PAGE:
Reaching out: Ex-Alabama player working with children at Sarrell
by Mark Edwards
Jun 05, 2013 | 7770 views |  0 comments | 92 92 recommendations | email to a friend | print
Former Alabama basketball player Andrew Steele talks to Kiyreanna Abernathy, 7, at Sarrell Dental on Wednesday. (Photo by Bill Wilson/Anniston Star)
Former Alabama basketball player Andrew Steele talks to Kiyreanna Abernathy, 7, at Sarrell Dental on Wednesday. (Photo by Bill Wilson/Anniston Star)
In Andrew Steele’s former life, it was about jump shots, rebounds and defense.

These days, sometimes Steele’s life is about “SpongeBob SquarePants,” the children’s television cartoon.

The former Alabama basketball player has accepted a job as a community outreach manager for Sarrell Dental, an Anniston-based non-profit organization that benefits economically disadvantaged children. And for a few moments Wednesday afternoon, he spent time at Sarrell Dental’s Anniston office, chatting up one of the dental patients, 7-year-old Kiyreanna Abernathy. The two had a deep discussion about SpongeBob and their favorite episodes.

“Yes, I like SpongBob,” Steele, 23, said later with a big laugh. “I really do watch SpongBob.”

Sarrell Dental chief executive officer Jeffrey Parker said Steele will live in his hometown of Birmingham and work throughout the state, helping with children’s programs. And moments like Steele had with Abernathy is an example of what Parker hopes the former Crimson Tide player can add to Sarrell Dental.

“He’s a great role model, and most of these kids need someone like him,” Parker said.

Steele made his name at Alabama for his leadership qualities. He spent the past five years in the Crimson Tide program, playing in 94 games but starting only 20. He averaged 4.2 points and 2.6 rebounds a game.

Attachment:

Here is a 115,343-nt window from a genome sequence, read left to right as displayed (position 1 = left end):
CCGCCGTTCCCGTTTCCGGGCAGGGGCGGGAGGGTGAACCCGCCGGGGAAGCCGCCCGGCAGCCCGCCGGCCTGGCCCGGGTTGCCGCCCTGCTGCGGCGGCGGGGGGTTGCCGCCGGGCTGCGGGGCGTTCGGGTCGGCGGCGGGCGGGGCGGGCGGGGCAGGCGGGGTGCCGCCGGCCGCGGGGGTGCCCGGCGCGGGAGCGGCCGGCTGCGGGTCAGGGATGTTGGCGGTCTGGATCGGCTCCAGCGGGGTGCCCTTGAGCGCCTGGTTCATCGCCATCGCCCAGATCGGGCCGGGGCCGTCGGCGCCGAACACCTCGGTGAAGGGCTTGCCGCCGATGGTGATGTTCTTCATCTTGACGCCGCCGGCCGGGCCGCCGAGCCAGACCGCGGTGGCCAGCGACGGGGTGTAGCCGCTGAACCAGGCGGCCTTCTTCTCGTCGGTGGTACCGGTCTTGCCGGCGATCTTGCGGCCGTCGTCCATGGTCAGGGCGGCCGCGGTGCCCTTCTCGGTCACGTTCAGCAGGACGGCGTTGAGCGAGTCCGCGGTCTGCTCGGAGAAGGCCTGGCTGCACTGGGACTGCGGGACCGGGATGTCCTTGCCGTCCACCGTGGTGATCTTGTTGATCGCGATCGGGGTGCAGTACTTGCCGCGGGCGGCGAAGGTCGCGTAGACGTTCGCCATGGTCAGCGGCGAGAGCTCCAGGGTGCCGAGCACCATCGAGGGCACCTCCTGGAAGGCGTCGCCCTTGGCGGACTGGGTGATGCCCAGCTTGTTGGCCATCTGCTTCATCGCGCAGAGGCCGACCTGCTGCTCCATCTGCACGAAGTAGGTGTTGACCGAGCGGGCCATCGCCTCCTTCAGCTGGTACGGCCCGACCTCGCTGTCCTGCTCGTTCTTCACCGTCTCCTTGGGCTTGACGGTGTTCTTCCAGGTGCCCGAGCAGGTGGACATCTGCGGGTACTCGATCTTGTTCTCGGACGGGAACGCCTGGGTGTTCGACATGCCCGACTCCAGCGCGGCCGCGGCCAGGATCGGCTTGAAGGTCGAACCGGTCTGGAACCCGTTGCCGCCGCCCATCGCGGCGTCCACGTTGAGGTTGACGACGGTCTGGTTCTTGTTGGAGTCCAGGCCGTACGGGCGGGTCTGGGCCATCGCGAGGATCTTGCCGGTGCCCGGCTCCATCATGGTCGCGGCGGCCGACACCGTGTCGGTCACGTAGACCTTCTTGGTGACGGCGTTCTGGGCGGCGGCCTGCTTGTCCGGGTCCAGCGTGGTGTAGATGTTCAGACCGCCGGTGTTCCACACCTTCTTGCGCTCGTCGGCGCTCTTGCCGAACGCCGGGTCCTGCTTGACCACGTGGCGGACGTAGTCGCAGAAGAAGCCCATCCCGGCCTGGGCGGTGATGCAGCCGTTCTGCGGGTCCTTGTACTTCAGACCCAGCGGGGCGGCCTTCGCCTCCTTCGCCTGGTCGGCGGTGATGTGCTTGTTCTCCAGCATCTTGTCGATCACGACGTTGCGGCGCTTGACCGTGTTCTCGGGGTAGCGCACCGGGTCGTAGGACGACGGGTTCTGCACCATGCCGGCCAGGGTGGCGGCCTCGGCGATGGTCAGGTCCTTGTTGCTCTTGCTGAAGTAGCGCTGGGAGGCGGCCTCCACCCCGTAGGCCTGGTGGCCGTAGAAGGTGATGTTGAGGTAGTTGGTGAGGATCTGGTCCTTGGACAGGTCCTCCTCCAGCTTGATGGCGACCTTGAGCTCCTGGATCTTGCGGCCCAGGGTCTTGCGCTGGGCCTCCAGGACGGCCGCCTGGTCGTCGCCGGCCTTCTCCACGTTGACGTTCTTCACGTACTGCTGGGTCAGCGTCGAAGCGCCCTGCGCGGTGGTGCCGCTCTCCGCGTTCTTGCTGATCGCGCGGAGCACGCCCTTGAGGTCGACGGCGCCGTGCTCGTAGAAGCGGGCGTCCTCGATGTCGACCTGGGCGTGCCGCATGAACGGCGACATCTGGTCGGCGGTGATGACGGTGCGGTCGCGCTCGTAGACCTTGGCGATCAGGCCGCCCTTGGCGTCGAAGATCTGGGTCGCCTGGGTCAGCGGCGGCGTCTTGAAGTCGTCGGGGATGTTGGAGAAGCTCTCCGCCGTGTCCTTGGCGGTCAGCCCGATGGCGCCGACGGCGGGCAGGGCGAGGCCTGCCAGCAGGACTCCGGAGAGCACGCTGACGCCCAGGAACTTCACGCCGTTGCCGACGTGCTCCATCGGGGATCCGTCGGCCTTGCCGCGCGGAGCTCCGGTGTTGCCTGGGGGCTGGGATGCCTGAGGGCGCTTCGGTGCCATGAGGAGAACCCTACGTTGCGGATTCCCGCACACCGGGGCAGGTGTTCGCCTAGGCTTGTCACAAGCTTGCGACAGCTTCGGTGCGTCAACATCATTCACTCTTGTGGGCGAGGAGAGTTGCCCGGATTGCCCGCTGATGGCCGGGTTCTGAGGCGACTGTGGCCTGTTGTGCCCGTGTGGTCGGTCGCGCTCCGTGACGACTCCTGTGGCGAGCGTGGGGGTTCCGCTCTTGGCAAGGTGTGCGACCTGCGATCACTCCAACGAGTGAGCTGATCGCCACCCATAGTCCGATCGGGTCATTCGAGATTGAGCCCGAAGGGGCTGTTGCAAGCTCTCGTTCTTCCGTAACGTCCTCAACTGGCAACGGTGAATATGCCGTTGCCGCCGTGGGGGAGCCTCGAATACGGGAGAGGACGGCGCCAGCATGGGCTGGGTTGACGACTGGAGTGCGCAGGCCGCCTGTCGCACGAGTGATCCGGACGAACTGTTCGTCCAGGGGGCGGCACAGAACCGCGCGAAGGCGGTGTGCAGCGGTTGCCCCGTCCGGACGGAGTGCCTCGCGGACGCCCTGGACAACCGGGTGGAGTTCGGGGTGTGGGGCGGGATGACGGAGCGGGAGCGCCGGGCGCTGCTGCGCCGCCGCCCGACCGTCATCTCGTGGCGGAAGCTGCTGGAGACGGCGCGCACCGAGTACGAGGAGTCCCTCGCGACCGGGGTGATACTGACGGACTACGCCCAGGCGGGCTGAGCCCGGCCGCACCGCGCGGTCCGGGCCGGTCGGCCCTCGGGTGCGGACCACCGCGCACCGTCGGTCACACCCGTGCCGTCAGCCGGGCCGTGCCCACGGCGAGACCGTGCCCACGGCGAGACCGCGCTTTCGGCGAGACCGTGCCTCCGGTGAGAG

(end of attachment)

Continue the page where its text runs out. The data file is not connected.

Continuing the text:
But he was considered a team leader and developed into a fan favorite as he overcame concussions, a sports hernia that required surgery, and ankle problems.

That’s what drew Parker’s attention. Parker said when he visited Alabama basketball coach Anthony Grant recently, he asked about Steele.

Parker was told Steele was set to serve as a graduate assistant for Grant’s team this coming season. When Parker asked how much money Steele would make, Grant mentioned he would have his tuition paid for. Parker replied, “I might steal him from you.”

Parker gave his card to Grant and asked him to pass it along to Steele, who called the next day. Steele said he liked the opportunity Sarrell Dental was offering. It was good enough to persuade him to leave coaching.

“I was lucky in that I grew up with a great older brother (former Alabama basketball player Ronald Steele) and great parents,” Steele said. “But I knew a lot of kids who didn’t have that. I grew up with them. This job is something that allows me to work with these kids.

“Sometimes it’s just one person who can make an impact on a kid’s life, and I want to be someone who can do that.”

Steele said if there’s anything in his college basketball career that can help him in his new position it’s that he learned how to persevere.

“Obviously, I was 18 and older overcoming the things I had to overcome,” Steele said. “These kids are younger, and the issues are way bigger – things like maybe where their next meal is coming from.

“But I can try to be positive, and that’s something I learned.”

Steele said he has plenty of informal experience with children. Both he and his brother received plenty of attention as basketball star, and Steele said he always appreciated his time with children who approached them.

Also, it taught him early what being a role model means. He learned that he was being watched even when he was off the court.

In addition, he has a four-month-old nephew who gets plenty of Steele’s attention.

Steele will get married Aug. 18 to former Alabama track and field standout Brittany Hines, who is from the Birmingham suburb of Homewood. Steele, a John Carroll graduate, said the two knew each other before they got to Alabama.

He hasn’t ruled out returning to basketball in the future as a coach, but for now, he said he is looking forward to his new job.

“I prayed about it,” Steele said. “I felt like this job was calling me. I’m going to commit myself and focus on helping kids.”

And as for his college career – which didn’t result in lots of all-star honors for a player who was a big recruit out of high school – he is satisfied.

“I wouldn’t change it for the world,” Steele said. “It taught me that it’s not what happens but how you react to it. It got me to where I am now.”

Sports Editor Mark Edwards: 256-235-2370. Follow on Twitter @MarkSportsStar.
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